Money, money, money. It’s key to just about all of us, but for the title character in Moliere’s The Miser, Harpagon, it’s virtually the only thing that matters in life—so much so that he’s willing to make everyone around him, family, servants, etc.—suffer so he can hold on to it or accrue more.
Such an archetypal character—and situation—is indeed timeless, so it doesn’t really matter that Venice Theatre director Murray Chase has transposed the action of this satire from 17th-century France to 1950s’ New Orleans in the current Stage II production. Everything about human nature in the play still holds true; the change of venue merely permits for the use of some lively zydeco music and colorful, often playful period costumes and hairstyles.
Neil Kasanofsky, Joanna Fontane, Jeremy Guerrero and Tarah Hart
Frequent VT actor Neil Kasanofsky is the miser, whose daughter, Elise (Tarah Hart), has fallen in love with her father’s steward (Jeremy Guerrero), who’s really someone else entirely (but we don’t find out who until the end of the play). Harpagon’s nerdish son, Cleante (Hunter Cross), is in love with his true dorkmate, Mariane (Adrianna DeCecco), but it turns out that she’s the young woman Dad also wants to marry—not out of love, but because through the services of a matchmaker (Joanna Fontane) he hopes to get a dowry out of her. That would add to the hoard of coins he’s buried somewhere in his garden, which he constantly fears will be stolen, perhaps by one of his clownish servants (Jim McGinnis and Paul Mullen).
The setup is classic Moliere—but as it happens, classic Moliere is not that easy to do. While the cast here has clearly worked diligently to handle the playwright’s rhyming couplets (translated in this version by Timothy Mooney, who adapted the original) and to pull off the style of acting the piece requires, they do so with mixed results.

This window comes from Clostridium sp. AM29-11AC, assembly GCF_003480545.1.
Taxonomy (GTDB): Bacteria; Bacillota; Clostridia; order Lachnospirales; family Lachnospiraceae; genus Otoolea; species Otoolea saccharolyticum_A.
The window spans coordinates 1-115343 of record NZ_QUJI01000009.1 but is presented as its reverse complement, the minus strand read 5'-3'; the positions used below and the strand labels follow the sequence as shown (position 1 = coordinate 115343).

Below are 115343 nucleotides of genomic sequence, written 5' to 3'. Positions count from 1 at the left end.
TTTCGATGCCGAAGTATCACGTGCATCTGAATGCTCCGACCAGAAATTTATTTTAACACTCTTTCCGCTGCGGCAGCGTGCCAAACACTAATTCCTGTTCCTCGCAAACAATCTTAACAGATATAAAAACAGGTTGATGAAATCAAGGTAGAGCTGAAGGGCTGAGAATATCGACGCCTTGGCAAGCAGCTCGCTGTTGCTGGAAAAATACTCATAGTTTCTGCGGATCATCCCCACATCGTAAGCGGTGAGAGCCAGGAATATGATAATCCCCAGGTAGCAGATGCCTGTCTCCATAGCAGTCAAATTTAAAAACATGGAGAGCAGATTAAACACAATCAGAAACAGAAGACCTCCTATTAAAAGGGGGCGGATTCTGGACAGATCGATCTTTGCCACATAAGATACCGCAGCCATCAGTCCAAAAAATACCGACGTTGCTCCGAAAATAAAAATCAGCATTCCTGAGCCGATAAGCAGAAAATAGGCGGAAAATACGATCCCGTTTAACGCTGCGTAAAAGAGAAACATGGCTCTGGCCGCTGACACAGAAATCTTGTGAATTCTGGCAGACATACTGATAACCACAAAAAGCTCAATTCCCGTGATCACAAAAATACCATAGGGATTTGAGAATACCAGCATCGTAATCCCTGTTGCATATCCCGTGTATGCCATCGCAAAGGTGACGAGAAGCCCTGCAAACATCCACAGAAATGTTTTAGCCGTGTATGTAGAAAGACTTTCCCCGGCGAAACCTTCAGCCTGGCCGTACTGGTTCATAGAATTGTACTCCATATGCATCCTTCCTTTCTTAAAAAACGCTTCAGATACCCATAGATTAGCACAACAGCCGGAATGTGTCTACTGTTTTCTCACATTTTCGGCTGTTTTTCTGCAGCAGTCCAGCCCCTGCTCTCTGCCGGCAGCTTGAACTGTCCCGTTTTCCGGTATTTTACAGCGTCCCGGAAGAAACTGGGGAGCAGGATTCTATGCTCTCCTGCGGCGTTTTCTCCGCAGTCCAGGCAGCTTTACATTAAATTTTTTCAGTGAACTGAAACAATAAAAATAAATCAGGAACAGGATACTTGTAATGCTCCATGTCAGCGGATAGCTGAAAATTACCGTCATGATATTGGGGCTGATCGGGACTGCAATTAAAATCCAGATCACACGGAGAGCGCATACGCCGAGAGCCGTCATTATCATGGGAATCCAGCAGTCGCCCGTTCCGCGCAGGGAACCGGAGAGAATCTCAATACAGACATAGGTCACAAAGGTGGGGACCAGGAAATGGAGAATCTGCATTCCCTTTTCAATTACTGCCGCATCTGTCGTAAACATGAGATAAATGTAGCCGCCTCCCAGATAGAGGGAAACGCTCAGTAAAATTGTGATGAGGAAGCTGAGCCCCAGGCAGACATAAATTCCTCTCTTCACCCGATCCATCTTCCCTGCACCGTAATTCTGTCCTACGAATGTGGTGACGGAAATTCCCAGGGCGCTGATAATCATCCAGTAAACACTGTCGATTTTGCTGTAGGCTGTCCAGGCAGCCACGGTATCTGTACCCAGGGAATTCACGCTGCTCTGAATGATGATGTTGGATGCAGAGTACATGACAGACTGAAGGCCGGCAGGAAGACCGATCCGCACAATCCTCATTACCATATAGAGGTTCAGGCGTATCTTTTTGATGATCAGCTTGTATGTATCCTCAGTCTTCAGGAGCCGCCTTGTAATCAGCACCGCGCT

There are occasional laughs, or at least chuckles, as everyone in the play schemes to achieve their own ends, usually by deceiving Harpagon. But too often the actions or motivations of characters are confusing. You can sit through a great deal of Act I asking yourself questions about what’s happening onstage when it all should be obvious. And perhaps the intimacy of the Pinkerton Theatre works a little against the piece as well; no matter where you sit, you’re bound to see the actors sweating.
Which brings me to a side note: As I watched The Miser, I couldn’t help marveling at how hard community theater actors are willing to work—putting in hours of rehearsal and performance time, dressing themselves in sometimes uncomfortable or unflattering costumes, ignoring the heat of the stage lights, foregoing the simple pleasures of an evening at home, all to present shows that, alas, do not always reap that many rewards. For that reason, if for no other, you want to give some applause to the cast and crew of The Miser. But I can’t say I enjoyed it.
The Miser continues through May 6; call 488-1115 or go to venicestage.com for tickets.